Sunday, 5 January 2014

Manhattan '62 by Reggie Nadelson reviewed by Julia Jones

Reggie Nadelson is a woman of many talents. She's a travel writer,  a documentary film-maker, a journalist, a foodie and is impressively knowledgeable about the cultural politics of jazz and early rock music. She is also the author of the Artie Cohen series of crime novels. There have been nine titles to date, each book evoking the ethnographies, the atmospheres, the mores of specific areas of New York city -- small unique enclaves within Brooklyn, Harlem, Manhattan, each of them as distinctive and individual as villages. Her 2011 Artie Cohen novel, Bloodcount, centred on a single building, the Louis Armstrong Apartments in Harlem during the emotional aftermath of Barack Obama's December 2008 election. It was memorable for its sense of place, of personal histories and its evocation of an unrepeatable moment in time.

Nadelson's new novel, Manhattan '62, takes the action back to the thirteen days of the Cuban Missile Crisis. On October 16th 1962, when President Kennedy was first shown the evidence of Russian missile sites, New York detective Pat Wynne is taken to view a body on one of the piers by the Hudson River. Wynne knows that this is an area that the Mafia use for executions. A Mob killing, maybe that's all it is -- or perhaps the victim was one of those 'homos' that the Mayor of New York is trying to eradicate before the World Trade Fair comes to the city. This is 1962 when gay sex was illegal in both the UK and USA. Senator McCarthy was dead by 1962 but his legacy of smear and suspicion lived on, poisoning both private and public lives. To be suspected of homosexuality was at least as damaging as to be accused of communist sympathies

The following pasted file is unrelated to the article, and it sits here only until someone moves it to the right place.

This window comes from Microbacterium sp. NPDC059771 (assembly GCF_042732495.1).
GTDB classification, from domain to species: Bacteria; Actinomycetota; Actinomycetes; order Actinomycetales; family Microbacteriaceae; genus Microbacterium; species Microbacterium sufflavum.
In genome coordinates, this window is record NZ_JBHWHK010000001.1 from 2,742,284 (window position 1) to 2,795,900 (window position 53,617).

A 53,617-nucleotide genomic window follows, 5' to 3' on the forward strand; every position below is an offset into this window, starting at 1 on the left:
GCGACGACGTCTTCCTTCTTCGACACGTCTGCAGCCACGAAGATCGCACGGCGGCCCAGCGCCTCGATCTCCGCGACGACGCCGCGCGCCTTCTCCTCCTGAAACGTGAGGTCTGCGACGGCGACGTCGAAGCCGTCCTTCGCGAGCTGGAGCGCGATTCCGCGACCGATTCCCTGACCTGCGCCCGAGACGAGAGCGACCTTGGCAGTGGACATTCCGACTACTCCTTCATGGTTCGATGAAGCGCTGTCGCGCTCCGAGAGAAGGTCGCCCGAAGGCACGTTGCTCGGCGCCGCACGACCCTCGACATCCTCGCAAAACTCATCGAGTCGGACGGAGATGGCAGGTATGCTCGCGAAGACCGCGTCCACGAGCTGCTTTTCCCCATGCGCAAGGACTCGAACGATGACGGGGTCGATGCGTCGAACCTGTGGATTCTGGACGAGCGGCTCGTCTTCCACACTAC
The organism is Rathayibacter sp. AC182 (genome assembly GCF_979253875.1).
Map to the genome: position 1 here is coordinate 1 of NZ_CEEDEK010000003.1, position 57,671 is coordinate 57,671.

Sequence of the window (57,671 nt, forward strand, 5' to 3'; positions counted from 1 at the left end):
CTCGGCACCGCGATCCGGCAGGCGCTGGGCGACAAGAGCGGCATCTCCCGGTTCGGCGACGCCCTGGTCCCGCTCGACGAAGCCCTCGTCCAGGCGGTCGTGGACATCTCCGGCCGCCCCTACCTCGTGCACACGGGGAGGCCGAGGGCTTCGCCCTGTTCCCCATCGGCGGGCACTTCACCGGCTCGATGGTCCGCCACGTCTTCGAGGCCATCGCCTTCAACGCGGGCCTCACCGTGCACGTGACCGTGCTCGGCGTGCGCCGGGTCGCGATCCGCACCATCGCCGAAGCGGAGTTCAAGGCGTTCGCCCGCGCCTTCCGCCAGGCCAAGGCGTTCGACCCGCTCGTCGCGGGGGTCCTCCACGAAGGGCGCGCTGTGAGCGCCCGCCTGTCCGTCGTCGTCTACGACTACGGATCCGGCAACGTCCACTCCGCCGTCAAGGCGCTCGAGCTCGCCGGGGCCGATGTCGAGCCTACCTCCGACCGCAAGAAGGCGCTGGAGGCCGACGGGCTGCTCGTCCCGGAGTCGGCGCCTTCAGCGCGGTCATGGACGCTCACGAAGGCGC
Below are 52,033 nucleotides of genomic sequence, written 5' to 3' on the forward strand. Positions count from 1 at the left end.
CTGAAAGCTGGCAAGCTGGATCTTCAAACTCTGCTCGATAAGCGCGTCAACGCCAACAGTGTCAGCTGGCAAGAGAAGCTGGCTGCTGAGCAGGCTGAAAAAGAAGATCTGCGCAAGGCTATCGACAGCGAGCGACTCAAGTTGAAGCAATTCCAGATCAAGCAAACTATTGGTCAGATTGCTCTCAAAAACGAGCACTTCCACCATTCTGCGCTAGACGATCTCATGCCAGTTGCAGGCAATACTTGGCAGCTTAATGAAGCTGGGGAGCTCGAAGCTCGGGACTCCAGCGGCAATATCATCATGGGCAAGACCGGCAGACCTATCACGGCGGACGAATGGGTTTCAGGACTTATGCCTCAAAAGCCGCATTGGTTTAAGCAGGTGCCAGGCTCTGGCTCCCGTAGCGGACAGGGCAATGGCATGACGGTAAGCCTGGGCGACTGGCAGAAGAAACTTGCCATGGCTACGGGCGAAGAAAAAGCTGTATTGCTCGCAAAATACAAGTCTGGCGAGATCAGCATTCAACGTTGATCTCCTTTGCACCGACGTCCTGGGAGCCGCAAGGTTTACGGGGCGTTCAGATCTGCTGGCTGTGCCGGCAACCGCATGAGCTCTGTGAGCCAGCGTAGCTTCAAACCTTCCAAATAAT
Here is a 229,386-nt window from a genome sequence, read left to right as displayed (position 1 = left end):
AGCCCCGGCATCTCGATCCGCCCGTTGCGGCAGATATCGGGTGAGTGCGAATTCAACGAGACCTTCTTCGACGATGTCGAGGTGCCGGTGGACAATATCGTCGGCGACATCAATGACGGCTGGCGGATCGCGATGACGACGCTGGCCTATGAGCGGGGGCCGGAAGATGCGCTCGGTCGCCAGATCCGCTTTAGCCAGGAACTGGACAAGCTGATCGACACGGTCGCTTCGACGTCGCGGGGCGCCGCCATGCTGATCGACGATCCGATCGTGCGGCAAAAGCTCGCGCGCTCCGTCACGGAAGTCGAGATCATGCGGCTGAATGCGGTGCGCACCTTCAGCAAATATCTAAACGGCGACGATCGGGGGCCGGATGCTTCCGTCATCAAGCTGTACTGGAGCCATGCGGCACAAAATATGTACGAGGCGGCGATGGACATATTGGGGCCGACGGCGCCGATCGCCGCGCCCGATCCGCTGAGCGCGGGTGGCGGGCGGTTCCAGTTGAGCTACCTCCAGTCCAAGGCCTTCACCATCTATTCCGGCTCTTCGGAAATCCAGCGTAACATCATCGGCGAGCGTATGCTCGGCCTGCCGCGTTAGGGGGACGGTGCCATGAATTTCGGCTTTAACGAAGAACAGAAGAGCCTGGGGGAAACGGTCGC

There's paranoia in the city. Tommy, the twelve-year-old who has found the body, is convinced that there are spies coming in via the Hudson River: "Reds. Fucking Commies. Russkis. Cubans. Gonna kill us all." Detective Wynne would be glad to believe that the body on the pier was a 'normal' Mafia payback but he can't. The dead man has a tattoo that Wynne has seen before -- a worm entwined around the slogan 'Cuba Libre'.   He's seen it on another mutilated corpse, a young girl found hanging from the High Line. Wynne was investigating her case but got little support from his fellow-officers and has made no progress in discovering either the victim's identity or her killer.

This time it's worse as he's convinced that he knows the most likely suspect for the murder -- his new Russian friend, Maxim Ostalsky. Wynne first met Ostalsky in Greenwich Village, just a few months earlier when he watched the Russian trying, ineptly, to buy a hot dog. The American is a veteran of the Korean War, he's damaged and suspicious yet, from that moment, Ostalsky has him charmed. They have become friends -- drunk together, smoked and talked and loved the same woman. It is this portrayal of an unlikely friendship that raises Manhattan '62 above the level of a normally good historical detective story. The bewildering political complexity of the thirteen days of the Cuban Missile Crisis is mediated through Wynne's confusion as he is warned off the murder case and finds his closest colleagues and even his family unwilling to take his calls. He becomes a pariah, struggling with his suspicions of Ostalsky, with his sexual jealousy but still vulnerable to the Russian's apparent openness and charm. Inevitably there is betrayal on both sides -- and all this in a city on the verge of nuclear holocaust.

Nadelson's writing is a delight - tangy, idiomatic, instantly involving - and for readers of her excellent 2009 Artie Cohen novel Londongrad there is a final, satisfying connection, which I should have guessed but didn't.